When someone sits down to write the history of digital boardgaming, Unsung Story is going to have at least one whole chapter all to itself, and not to sing its praises. Unsung Story is the Yoko Ono of digital board games, taking the most prolific and best board game app designer, Playdek, and basically driving a stake through their heart. Sure we got the awesome Twilight Struggle since then, but otherwise the Playdek output has slowed considerably since the Unsung Story Kickstarter kickstarted. Yesterday Playdek announced that Unsung Story is no longer their problem.
iOS, Android, PC/Mac/Linux • This might come as a shock to you, but I have a few board games stowed away in my basement that I have yet to play. Actually, it might be a few dozen. Yep, brand new games, still in shrink wrap, just waiting for someone to come and play with them. My basement is basically the Island of Misfit Toys, but without that creepy Charlie-in-the-box. One of the games that remains unplayed is Eight-Minute Empire by Red Raven Games. I think I picked it up because it’s a 4X-style game that plays in slightly longer than eight minutes, but my wife will tell you I picked it up because I have a mental disorder that forces me to continually buy games. Whatever. Anyway, it’s coming to mobile soon so, while my copy will remain in shrink, I might actually get a chance to play it.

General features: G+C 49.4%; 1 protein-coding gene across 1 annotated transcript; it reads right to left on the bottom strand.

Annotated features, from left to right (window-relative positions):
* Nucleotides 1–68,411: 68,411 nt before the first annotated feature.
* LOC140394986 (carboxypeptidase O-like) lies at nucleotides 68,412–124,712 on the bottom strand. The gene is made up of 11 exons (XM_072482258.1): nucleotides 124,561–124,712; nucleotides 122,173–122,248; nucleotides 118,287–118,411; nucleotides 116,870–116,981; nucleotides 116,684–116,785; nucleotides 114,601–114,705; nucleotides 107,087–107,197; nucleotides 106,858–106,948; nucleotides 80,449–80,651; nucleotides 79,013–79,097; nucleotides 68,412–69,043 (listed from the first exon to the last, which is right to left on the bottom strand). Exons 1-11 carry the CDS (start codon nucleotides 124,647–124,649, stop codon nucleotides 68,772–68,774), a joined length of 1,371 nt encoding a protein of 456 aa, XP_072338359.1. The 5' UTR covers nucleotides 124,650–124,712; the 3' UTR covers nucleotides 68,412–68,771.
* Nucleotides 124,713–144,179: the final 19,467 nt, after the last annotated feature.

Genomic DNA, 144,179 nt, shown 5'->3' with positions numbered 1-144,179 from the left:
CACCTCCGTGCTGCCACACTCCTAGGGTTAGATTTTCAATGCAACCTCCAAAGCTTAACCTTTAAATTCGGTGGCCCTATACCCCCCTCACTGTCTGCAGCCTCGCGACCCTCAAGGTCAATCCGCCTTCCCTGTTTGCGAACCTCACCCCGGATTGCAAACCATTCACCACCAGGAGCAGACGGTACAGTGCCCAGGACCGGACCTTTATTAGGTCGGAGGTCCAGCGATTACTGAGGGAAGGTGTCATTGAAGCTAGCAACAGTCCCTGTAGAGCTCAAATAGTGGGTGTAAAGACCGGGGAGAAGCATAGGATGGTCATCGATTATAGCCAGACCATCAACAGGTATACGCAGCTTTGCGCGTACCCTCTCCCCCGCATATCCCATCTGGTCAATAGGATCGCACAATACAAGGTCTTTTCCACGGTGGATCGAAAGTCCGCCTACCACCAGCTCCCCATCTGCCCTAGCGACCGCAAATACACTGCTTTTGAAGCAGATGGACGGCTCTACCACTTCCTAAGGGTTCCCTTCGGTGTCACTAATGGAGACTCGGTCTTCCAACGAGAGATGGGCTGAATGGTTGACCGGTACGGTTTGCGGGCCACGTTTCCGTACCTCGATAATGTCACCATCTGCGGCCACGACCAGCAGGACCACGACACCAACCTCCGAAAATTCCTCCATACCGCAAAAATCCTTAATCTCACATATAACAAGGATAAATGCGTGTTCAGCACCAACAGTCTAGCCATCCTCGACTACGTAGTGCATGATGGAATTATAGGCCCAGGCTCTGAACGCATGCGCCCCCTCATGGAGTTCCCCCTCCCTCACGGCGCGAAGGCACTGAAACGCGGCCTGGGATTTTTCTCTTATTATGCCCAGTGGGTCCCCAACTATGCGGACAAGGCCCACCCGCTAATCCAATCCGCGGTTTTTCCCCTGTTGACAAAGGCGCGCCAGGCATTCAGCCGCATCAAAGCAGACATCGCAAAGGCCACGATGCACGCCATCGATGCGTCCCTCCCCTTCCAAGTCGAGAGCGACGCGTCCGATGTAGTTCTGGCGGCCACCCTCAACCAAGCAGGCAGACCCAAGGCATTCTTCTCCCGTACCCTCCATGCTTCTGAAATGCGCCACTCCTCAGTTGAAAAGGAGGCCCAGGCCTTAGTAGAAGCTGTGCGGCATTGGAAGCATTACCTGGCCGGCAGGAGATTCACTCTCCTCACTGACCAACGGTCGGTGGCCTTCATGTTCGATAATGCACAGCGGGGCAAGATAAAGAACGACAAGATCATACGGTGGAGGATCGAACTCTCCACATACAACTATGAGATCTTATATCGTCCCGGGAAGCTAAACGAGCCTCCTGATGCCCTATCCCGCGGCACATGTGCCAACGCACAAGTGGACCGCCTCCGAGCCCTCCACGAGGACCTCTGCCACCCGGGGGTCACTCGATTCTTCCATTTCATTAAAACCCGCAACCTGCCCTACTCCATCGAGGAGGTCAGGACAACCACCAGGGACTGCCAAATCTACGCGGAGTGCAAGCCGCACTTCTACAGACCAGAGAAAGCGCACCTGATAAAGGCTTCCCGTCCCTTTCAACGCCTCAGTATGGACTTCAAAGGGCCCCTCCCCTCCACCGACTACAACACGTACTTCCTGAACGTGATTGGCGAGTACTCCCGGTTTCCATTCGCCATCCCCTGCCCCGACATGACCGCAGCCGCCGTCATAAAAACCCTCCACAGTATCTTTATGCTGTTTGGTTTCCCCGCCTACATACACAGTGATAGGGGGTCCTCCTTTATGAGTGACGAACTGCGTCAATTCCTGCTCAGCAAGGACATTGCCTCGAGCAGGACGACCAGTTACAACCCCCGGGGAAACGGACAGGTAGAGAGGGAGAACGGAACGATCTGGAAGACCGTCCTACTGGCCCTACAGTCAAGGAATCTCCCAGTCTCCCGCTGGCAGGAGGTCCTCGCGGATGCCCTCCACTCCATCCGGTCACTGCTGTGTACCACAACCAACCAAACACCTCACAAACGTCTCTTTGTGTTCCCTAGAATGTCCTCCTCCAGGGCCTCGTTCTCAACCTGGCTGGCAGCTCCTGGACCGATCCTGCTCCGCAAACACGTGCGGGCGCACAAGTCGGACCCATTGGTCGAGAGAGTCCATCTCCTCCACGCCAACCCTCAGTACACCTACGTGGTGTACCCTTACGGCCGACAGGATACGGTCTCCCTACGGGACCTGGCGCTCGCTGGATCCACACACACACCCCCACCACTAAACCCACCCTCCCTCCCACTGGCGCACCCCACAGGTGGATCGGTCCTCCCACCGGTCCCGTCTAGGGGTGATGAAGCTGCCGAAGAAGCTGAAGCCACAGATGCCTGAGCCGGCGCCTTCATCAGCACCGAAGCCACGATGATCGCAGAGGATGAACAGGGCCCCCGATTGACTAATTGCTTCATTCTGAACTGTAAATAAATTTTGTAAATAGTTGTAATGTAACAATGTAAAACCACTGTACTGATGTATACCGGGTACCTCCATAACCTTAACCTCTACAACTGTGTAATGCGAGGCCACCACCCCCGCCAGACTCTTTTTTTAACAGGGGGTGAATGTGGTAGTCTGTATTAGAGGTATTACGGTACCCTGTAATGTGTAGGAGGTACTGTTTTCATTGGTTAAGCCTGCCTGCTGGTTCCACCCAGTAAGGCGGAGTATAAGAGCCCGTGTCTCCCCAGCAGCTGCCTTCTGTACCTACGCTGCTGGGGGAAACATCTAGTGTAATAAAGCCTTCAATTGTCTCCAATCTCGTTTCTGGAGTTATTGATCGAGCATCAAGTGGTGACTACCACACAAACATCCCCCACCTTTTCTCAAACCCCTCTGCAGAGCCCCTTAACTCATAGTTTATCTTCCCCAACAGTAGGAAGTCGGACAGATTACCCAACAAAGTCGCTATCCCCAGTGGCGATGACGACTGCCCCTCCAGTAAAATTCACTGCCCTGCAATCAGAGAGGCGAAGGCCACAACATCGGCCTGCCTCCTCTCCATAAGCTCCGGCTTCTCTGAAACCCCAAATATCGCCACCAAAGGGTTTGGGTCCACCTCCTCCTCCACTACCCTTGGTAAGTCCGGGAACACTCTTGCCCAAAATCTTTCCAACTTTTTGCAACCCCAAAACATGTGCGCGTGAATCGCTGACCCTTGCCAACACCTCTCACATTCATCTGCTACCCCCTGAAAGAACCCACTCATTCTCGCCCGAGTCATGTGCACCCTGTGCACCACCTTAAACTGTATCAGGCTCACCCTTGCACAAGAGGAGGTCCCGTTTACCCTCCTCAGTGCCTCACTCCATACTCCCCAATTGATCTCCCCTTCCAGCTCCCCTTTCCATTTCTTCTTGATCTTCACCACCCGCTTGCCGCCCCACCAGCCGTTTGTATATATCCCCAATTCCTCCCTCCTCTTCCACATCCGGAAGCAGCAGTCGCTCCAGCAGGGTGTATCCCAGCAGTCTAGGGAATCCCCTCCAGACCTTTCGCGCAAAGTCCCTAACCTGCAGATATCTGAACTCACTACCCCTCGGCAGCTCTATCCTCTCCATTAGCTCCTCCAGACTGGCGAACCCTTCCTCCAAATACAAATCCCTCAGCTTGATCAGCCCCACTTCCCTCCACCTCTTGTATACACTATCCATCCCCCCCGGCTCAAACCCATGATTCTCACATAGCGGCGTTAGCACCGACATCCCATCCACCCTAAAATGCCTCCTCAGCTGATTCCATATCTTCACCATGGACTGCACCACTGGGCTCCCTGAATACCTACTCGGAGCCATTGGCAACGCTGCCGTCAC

iOS, Android, PC/Mac • One of 2017’s biggest hits around these parts is a little card game called Age of Rivals. With the mixture of card drafting and empire building, it could be seen as a 7 Wonders replacement, particularly since it’s on the App Store and that oft-delayed title has yet to appear. The problem with the comparison, however, is that Age of Rivals is a better game. It’s more complex, requires more strategy, and, dare I say, is just more fun to play.
iOS, Android, PC/Mac/Linux • “What game had you up so late last night,” my wife asked. I had been up until 1 AM or so, a rare thing is the age of the barbarian-monkey children, aka our seven-year old twin boys. “Predynastic Egypt,” I replied and was quickly greeted with a look of confusion. I explained it was a game set in Egypt, but well before the pyramids. It was a strategy simulation covering two millennia of ancient Egyptian history where you play as a nomadic tribe and grow that tribe, turn by turn, from humble origins toward the ultimate goal of unifying Egypt under your control within 220 turns. “Oooh, I want to play it,” was her immediate response. [Nick’s wife is cooler than my wife. Mine just elbowed me in the back and called me an idiot. -ed.]
iOS • The original Warhammer Quest has a special place in Stately Play‘s heart. Until the day he vanished, it remained Owen’s top game on mobile, and there wasn’t anything that the developer, Rodeo Games, could do wrong. Now we know that Warhammer Quest 2 is on the way with a different developer, Perchang, but we also know that Perchang is basically the new iteration of Rodeo Games, so I’m sure Owen would approve. Then he’d look at this new trailer and his head would explode.